Trump voices support for two-state solution in Middle East

Trump voices support for two-state solution in Middle East
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President TrumpDonald John TrumpFederal watchdog accuses VOA parent company of wrongdoing under Trump appointee Lawsuit alleges 200K Georgia voters were wrongly purged from registration list Ivanka Trump gives deposition in lawsuit alleging misuse of inauguration funds MORE on Wednesday voiced support for a two-state solution between Palestinians and Israel to resolve decades of conflict between the two.

“I like two-state solution,” Trump told reporters at a bilateral meeting with Israeli Prime Minister Benjamin Netanyahu at the United Nations headquarters in New York.


However, when pushed if his long-awaited plan to deal with the Israeli-Palestinian conflict would include that solution, the president demurred.

“You just heard me right? OK. So, that's enough questions from you. Is that right?” Trump responded.

When asked about a possible Mideast peace deal, Trump said he expects to have something in the next “two to three to four months.”

“We’re working along on that,” he said.

“I really believe something will happen. It is a dream of mine to be able to get that done prior to the end of my first term,” he added.

While on the campaign trail, Trump called a solution to the Israeli-Palestinian conflict the “ultimate deal.”

Trump's latest comments stand in contrast to his remarks in February 2017, when he dropped the U.S.'s longstanding insistence that Middle East peace requires a Palestinian state alongside Israel.

“So I’m looking at two-state and one-state, and I like the one that both parties like,” Trump said after a meeting at the White House with Netanyahu. “I’m very happy with the one that both parties like. I can live with either one.”

Trump since taking office has taken multiple steps that Palestinians have criticized as being unhelpful to advancing peace negotiations. 

He announced in December that the U.S. would move its embassy in Israel from Tel Aviv to Jerusalem and recognize that city as Israel’s capital, reversing decades of U.S. policy.

Palestinians have long demanded that East Jerusalem would have to be the capital of a future Palestinian state in a two-state solution.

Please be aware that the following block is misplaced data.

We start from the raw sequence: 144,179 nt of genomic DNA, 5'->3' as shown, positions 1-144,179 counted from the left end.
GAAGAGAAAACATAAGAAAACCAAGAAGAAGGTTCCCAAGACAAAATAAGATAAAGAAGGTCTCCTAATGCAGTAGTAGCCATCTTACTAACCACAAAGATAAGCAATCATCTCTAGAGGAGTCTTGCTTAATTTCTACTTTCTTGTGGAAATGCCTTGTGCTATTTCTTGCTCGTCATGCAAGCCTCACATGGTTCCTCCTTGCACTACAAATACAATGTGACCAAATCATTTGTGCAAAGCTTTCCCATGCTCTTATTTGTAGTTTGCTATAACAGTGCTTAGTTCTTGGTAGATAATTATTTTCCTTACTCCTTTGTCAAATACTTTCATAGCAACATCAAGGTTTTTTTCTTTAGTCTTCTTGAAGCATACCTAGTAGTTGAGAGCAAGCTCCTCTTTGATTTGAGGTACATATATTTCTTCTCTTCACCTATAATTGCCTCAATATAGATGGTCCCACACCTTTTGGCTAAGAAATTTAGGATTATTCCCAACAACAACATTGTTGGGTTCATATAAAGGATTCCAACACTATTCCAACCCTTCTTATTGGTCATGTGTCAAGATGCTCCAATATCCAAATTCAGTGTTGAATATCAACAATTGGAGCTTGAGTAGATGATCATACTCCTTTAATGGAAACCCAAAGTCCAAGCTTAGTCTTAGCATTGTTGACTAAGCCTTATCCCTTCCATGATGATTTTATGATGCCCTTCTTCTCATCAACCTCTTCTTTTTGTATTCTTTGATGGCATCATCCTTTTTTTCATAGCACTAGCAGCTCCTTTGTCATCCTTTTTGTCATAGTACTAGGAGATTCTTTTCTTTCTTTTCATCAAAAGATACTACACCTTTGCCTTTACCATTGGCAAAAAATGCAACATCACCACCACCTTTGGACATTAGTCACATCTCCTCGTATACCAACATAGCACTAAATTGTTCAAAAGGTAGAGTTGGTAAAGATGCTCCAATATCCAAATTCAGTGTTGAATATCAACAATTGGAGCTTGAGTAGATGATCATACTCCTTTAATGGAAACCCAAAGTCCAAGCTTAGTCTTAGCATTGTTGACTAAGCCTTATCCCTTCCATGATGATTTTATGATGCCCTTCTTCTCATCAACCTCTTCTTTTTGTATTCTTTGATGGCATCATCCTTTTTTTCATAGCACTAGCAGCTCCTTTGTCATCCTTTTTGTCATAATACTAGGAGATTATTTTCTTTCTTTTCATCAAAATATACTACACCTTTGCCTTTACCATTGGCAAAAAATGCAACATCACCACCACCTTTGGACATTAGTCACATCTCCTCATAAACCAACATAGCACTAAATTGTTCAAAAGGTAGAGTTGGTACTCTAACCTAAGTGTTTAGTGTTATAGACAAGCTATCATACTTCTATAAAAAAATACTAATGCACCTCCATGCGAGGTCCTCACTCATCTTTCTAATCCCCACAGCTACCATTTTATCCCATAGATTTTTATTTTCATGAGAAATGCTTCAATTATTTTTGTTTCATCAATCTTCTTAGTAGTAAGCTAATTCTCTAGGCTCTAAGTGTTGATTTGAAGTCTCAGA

Palestinian Authority President Mahmoud Abbas responded to the embassy move by declaring that he would not enter U.S.-led negotiations “in any way, shape or form.” 

It was also reported last month that Trump intends to cut all U.S. funding for the United Nations agency that dispenses aid to Palestinian refugees over its concerns on the number of refugees recognized by the organization.

"[T]here’s an endless number of refugees that continue to get assistance, but more importantly, the Palestinians continue to bash America,” U.S. Ambassador to the U.N. Nikki HaleyNimrata (Nikki) HaleyKatko fends off Democratic opponent in New York race Potential 2024 Republicans flock to Georgia amid Senate runoffs The Memo: GOP mulls its future after Trump MORE said to The Washington Post. 

“Where is Saudi Arabia? Where is the United Arab Emirates? Where is Kuwait?” she added. “Do they not care enough about Palestinians to go and give money to make sure these kids are taken care of?”

Abbas responded by saying the Trump administration had proposed an “empty plan.”

“After using humanitarian aid to blackmail and pressure the Palestinian leadership to submit to the empty plan known as ‘the deal of the century,’ the Trump administration plans to commit an immoral scandal against Palestinian refugees by giving itself the right to abolish [their] historical rights,” Abbas responded.

Trump’s pick for ambassador to Israel, David Friedman, has expressed hostility to a two-state solution and has backed Palestinian settlements that riddle the West Bank, which critics say could render a two-state solution geographically impossible.